The Hall of Fame has different galleries, some are permanent while others undergo constant change.
One of the permanent exhibits is titled Sing Me Back Home. It traces the roots of country music from the nineteenth century to the present. From the early trailblazers to the crossover contemporary artists.
The Contemporary Gallery has artifacts from today’s hottest performers such as Brad Paisley and Carrie Underwood.
The Design Gallery gives an idea of what a working studio looks like and has various stage costumes on display. Many are down right gaudy.
The Bakersfield Sound display drew Don in. He grew up listening to songs at home and at his grandparents sung by the likes of Merle Haggard and Buck Owens. This gallery told the story of the raw edged style of country music that came out of working class California.
The walls of gold and platinum albums was an impressive sight and I enjoyed looking at the old Hatch Show Print posters on display. Hatch Show Print is one of the oldest print shops in America. Started by two brothers, Charles and Herbert Hatch in Nashville around 1879. The still operating print shop has created original art for the Grand Ole Opry, Elvis, traveling minstrel shows, circuses, and many of today’s stars. I love the old posters.
The Hall of Fame Rotunda where the inductees plaques are displayed is special. This hallowed room is designed with much reverence. Members plaques circle the walls, hung like musical notes upon a chord. If you played the notes you would hear the tune Will the Circle Be Unbroken, a beautiful Southern gospel song with special meaning to the members of the Grand Ole Opry.
With our visit concluded, Don and I went to Arnold’s for Linner. (Combination lunch and dinner.) Arnold’s Country Kitchen has been in the restaurant business for over 30 years. Popular with locals, country music stars and tourists, Arnold’s has been featured on the Food Networks Diners, Drive-Ins and Dives, Parade Magazine and Southern Living, to name a few. Several awards hang from the walls and it’s touted as the best Southern comfort food meat and three restaurant in Nashville.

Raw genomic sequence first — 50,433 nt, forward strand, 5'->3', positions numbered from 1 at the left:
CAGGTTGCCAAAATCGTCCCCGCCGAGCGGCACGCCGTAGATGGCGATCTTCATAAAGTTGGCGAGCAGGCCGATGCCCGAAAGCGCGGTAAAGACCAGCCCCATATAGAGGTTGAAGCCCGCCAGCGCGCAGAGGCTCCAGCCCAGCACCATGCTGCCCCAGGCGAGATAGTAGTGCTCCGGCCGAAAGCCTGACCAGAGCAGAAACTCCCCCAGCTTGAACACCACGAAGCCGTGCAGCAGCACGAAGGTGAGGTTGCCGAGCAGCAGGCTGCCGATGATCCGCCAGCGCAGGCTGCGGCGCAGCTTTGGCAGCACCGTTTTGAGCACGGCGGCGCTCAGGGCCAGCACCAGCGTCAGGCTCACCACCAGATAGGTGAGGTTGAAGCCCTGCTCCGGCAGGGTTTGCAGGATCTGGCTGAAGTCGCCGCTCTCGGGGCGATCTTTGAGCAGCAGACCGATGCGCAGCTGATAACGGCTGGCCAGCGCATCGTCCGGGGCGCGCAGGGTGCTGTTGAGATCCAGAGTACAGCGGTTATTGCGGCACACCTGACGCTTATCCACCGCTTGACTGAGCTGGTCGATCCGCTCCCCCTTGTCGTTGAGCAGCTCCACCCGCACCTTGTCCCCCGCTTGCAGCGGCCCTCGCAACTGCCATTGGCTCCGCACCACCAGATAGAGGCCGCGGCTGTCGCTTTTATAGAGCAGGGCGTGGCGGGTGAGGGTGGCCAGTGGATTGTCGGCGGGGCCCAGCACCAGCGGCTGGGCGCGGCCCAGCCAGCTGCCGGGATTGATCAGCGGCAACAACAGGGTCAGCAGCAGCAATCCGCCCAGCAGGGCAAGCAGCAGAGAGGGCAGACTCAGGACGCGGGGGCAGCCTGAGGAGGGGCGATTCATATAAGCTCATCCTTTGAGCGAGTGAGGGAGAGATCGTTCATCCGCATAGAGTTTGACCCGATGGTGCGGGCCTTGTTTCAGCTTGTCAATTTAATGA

Arnold’s is a tad seedy looking on the outside. The building is small making the eating area cramped and busy. You may share a table with strangers. When we arrived, the line was out the door. We took our place in it. Not to worry though, the line moved briskly. Arnold’s displays a board with each day of the weeks menu posted. Our choices for today’s main course, roast beef, chicken livers with rice, fried country steak or fried shrimp. You have your choice of sides, rolls or cornbread and dessert. Servings are ample, prices are cheap. The staff is friendly and hospitable, greeting many diners by their first names.
Don chose the country fried steak with mashed potatoes, mac and cheese, and green beans. A slice of Chocolate Pepper pie for dessert completed his meal. I chose chicken livers, mac and cheese, pinto beans and fried green tomatoes with a slice of Arnold’s famous Chess Pie. Our food was delicious. The livers were moist and flavorful, the best I’ve ever had. The desserts, not so much. Don said his pie was a little too peppery for his liking and my pie, although it tasted good, I only ate a smidgen as the sweetness was more than I could take. After listening to diners around us, we wished we opted for the peach pie instead. We were full when we left.
Spent the remainder of the day relaxing and catching up with two of our daughters and our mothers by phone. A good day indeed.
Here’s lookin’ at you kid………………….